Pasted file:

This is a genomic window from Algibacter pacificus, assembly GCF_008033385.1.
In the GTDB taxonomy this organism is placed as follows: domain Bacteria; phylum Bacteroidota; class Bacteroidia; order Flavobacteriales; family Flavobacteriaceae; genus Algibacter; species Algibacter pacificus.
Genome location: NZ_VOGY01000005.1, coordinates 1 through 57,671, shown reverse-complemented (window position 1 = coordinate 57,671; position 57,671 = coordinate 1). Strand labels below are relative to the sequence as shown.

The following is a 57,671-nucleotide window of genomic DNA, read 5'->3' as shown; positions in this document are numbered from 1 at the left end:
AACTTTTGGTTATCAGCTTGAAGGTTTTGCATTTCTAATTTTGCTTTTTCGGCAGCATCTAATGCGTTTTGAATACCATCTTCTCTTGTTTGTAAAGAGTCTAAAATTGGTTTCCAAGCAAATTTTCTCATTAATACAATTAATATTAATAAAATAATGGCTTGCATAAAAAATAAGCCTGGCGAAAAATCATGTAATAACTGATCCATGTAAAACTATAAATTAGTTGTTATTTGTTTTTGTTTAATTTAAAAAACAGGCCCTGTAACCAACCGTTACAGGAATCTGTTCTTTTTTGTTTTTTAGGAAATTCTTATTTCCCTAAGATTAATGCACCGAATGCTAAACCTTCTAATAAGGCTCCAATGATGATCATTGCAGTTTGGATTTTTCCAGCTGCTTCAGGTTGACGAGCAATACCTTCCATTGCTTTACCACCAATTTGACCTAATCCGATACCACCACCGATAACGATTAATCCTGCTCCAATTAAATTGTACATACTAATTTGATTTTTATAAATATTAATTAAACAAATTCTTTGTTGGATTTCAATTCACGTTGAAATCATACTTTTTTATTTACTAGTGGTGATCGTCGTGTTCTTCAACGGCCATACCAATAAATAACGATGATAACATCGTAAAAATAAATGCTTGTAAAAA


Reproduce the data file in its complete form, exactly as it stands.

This is a genomic window from Algibacter pacificus, assembly GCF_008033385.1.
In the GTDB taxonomy this organism is placed as follows: domain Bacteria; phylum Bacteroidota; class Bacteroidia; order Flavobacteriales; family Flavobacteriaceae; genus Algibacter; species Algibacter pacificus.
Genome location: NZ_VOGY01000005.1, coordinates 1 through 57,671, shown reverse-complemented (window position 1 = coordinate 57,671; position 57,671 = coordinate 1). Strand labels below are relative to the sequence as shown.

The following is a 57,671-nucleotide window of genomic DNA, read 5'->3' as shown; positions in this document are numbered from 1 at the left end:
AACTTTTGGTTATCAGCTTGAAGGTTTTGCATTTCTAATTTTGCTTTTTCGGCAGCATCTAATGCGTTTTGAATACCATCTTCTCTTGTTTGTAAAGAGTCTAAAATTGGTTTCCAAGCAAATTTTCTCATTAATACAATTAATATTAATAAAATAATGGCTTGCATAAAAAATAAGCCTGGCGAAAAATCATGTAATAACTGATCCATGTAAAACTATAAATTAGTTGTTATTTGTTTTTGTTTAATTTAAAAAACAGGCCCTGTAACCAACCGTTACAGGAATCTGTTCTTTTTTGTTTTTTAGGAAATTCTTATTTCCCTAAGATTAATGCACCGAATGCTAAACCTTCTAATAAGGCTCCAATGATGATCATTGCAGTTTGGATTTTTCCAGCTGCTTCAGGTTGACGAGCAATACCTTCCATTGCTTTACCACCAATTTGACCTAATCCGATACCACCACCGATAACGATTAATCCTGCTCCAATTAAATTGTACATACTAATTTGATTTTTATAAATATTAATTAAACAAATTCTTTGTTGGATTTCAATTCACGTTGAAATCATACTTTTTTATTTACTAGTGGTGATCGTCGTGTTCTTCAACGGCCATACCAATAAATAACGATGATAACATCGTAAAAATAAATGCTTGTAAAAA